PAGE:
1950 was a good year for Comets (the capital 'C' is meant). Late in 1949, the De Havilland prototype jet aircraft 'Comet' that some of us remember was rolled out to great acclaim. Tests began in earnest in 1950. Meanwhile in the altogether vaster arena of the Solar System, two key theories about comets were first proposed. One was the 'dirty snowball' concept about a comet's make-up; the other that comets originate in an obscure region beyond the planets in the Oorst Cloud that surrounds the Solar System. The next year, the theory that a comet's tail is caused by the solar wind acting upon it was also put forward. All three are now established as central to our understanding of what comets are and how they behave.
All this in the year I was born....
What's prompts this recollection is of course the news in the past hours that the Philae-Lander has settled on the surface of Comet 67P. While the status of the landing craft's security and functionality is not yet certain, everyone agrees that it is a momentous achievement on the part of the European Space Agency.
Two years ago, I blogged on the journeys of Voyager One and Two (it's still on this site: 28 October 2012, Now Voyager! Travelling the Solar System). These journeys to give us stupendous images of the Solar System's outer planets were already the stuff of dreams. But Philae's landing on her - and surely now our very own - comet makes Voyager seem like a sight-seeing trip. I tweeted that the bouncy landing, not at all wanted by the scientists, had something of a jump for joy about it. Maybe that echoes what many of us were feeling: the sheer exhilaration and gratitude that we are alive to see this day. I said that it would take a Thomas Hardy to do justice to the poetry of this event.
There's a metaphor here.
I don't know whether Philae will help change the consciousness of the human race. We dared to hope as much of humanity's first steps on the Moon. We were right: extending horizons has always been a goal of human exploration not primarily as an act of colonisation or possession (whatever was intended at the time), rather enlarging the imagination and learning to see ourselves in new ways. 'Ah, but a man's reach should exceed his grasp' said Robert Browning in Andrea del Sarto: whatever else he means, it must be to do with our potential to transcend and renew ourselves, take hold of a larger vision of life; 'or what's a heaven for?'
As a person of faith, I still want to say that events like today's still have the capacity to change minds and hearts. Science is God-given, even if God isn't always recognised in scientific endeavour. But I am a lot less sanguine than I was in those heady days of the Apollo 11 landing in July 1969. When I saw today's image of a leg of Philae perched under what seemed like a rocky cliff, I didn't grasp the distortion of perspective. Simply as a photograph, it reminded me at once of something very different: those vast apocalyptic canvasses painted by Northumberland artist John Martin of Haydon Bridge (whatever had that lovely little village done to him to beget a son of such morbidity? Maybe in our retirement we'll walk the John Martin trail through the woods and gorges of the South Tyne and Allen Valleys and find out). In his darkly grand vision, human beings, all our civilisation and achievement, is depicted as transient and insignificant compared to the mountains, rocks and cliffs that rear up on all sides only to fall on and crush hapless men, women and children. See for example The Great Day of His Wrath, the third painting of his famous Last Judgment triptych. (If you Google it you'll find his paintings online.)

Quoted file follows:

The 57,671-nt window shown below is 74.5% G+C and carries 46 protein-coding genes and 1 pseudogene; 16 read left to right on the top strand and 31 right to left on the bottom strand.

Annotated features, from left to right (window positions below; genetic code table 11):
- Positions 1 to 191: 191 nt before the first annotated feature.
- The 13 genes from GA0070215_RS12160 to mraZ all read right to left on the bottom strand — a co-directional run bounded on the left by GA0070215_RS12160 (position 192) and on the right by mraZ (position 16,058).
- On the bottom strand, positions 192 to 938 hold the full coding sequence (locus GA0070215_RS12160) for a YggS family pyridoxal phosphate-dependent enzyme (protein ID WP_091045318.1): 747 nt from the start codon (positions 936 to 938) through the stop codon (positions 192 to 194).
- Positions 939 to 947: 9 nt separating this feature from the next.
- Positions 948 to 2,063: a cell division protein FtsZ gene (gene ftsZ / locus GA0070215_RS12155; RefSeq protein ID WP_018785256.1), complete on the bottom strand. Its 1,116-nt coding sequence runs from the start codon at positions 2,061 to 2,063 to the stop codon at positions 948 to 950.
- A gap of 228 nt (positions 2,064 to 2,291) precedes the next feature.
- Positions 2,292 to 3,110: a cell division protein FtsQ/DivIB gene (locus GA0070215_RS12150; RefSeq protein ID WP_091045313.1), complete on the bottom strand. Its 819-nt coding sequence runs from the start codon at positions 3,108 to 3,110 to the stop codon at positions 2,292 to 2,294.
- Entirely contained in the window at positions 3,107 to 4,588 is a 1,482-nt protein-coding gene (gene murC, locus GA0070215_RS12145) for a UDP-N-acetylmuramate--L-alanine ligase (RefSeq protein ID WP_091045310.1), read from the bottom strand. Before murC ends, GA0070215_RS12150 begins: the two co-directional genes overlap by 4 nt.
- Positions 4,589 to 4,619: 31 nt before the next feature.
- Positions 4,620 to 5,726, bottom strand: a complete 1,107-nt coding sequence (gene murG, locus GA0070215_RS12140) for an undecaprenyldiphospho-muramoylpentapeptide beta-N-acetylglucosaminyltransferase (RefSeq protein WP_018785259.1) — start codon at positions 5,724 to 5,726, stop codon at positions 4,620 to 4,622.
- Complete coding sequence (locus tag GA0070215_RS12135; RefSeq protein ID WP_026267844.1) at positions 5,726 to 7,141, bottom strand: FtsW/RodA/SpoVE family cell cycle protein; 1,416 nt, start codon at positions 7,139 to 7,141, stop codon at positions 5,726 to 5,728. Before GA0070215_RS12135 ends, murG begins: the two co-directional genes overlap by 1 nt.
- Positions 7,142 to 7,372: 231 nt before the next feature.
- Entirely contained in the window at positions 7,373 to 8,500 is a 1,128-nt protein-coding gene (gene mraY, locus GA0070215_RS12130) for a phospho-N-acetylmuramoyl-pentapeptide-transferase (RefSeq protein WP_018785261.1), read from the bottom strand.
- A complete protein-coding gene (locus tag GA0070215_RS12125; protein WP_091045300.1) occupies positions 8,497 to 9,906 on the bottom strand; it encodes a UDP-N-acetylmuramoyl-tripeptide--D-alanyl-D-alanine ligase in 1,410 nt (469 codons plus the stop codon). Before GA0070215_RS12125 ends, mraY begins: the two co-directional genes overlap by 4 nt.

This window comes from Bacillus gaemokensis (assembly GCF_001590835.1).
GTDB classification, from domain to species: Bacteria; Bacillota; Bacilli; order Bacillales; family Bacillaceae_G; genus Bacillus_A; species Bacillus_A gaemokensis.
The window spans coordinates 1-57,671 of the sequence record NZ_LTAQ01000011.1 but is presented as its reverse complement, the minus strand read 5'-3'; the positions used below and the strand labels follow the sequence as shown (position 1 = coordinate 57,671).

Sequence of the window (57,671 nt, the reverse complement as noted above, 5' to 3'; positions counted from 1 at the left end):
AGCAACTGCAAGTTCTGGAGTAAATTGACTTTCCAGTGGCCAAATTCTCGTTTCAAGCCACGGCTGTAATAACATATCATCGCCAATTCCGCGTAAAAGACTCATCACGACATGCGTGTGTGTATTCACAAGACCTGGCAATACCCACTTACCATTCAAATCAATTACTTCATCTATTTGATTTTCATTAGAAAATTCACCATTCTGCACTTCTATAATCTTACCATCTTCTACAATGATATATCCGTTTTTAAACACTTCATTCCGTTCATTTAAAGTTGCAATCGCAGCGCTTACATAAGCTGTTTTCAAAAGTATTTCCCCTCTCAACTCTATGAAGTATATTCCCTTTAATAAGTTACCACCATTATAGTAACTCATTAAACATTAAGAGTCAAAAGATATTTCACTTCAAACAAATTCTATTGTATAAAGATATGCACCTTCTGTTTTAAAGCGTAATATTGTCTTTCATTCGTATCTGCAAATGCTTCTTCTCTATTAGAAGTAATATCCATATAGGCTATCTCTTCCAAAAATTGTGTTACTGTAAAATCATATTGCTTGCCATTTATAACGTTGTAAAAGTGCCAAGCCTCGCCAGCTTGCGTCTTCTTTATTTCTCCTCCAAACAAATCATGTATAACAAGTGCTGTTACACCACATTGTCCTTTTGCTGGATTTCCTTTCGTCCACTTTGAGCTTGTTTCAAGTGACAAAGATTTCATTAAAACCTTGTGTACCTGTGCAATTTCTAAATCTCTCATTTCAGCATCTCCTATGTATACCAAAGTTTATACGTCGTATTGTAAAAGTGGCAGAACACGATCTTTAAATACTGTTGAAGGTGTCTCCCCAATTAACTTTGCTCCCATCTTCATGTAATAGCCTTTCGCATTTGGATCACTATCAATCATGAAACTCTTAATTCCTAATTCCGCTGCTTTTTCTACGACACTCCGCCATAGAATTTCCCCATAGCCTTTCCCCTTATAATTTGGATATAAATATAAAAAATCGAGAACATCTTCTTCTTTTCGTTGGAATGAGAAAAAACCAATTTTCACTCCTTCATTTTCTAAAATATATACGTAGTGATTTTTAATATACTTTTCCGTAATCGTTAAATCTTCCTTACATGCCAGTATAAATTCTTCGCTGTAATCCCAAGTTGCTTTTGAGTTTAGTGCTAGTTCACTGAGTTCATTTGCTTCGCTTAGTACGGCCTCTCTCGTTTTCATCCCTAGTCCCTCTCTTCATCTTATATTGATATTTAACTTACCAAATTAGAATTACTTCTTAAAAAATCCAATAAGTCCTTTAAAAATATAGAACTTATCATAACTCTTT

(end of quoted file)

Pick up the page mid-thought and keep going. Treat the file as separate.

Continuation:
Why, when I saw the Philae image today, did I associate to that painting without hesitation? I think because in my mind from a few hours earlier was yet another shocking report from Syria about the plight of millions of innocent people in despair at the cruelty of their fellow human beings. Philae delights us and excites nothing but admiration, yet still there terror on every side. It's the shadow that falls across us all, even in our best, our most ecstatic moments. We are perched precariously under a huge and ominous cliff.
But then I mused: if ESA can pull off such a feat on a far-distant comet through concerted international collaboration, surely the four deadly Horsemen of the Apocalypse could be tamed if there is the will to do it? It's a stupendous ask, but as Advent approaches with its bitter-sweet themes of Death, Judgment, Hell and Heaven, the world's peoples should galvanise one another to find the same intentional energy and collaborative focus to apply ourselves to constructing a better world. People of faith are already taking a lead. We may think that the Philae-Lander mocks our inability to make any lasting difference. But I believe it can also inspire us to act collectively to save our planet and its peoples. We must make sure it does. There isn't an alternative.
Isn't this what God calls us to as we gaze on a remote comet and marvel?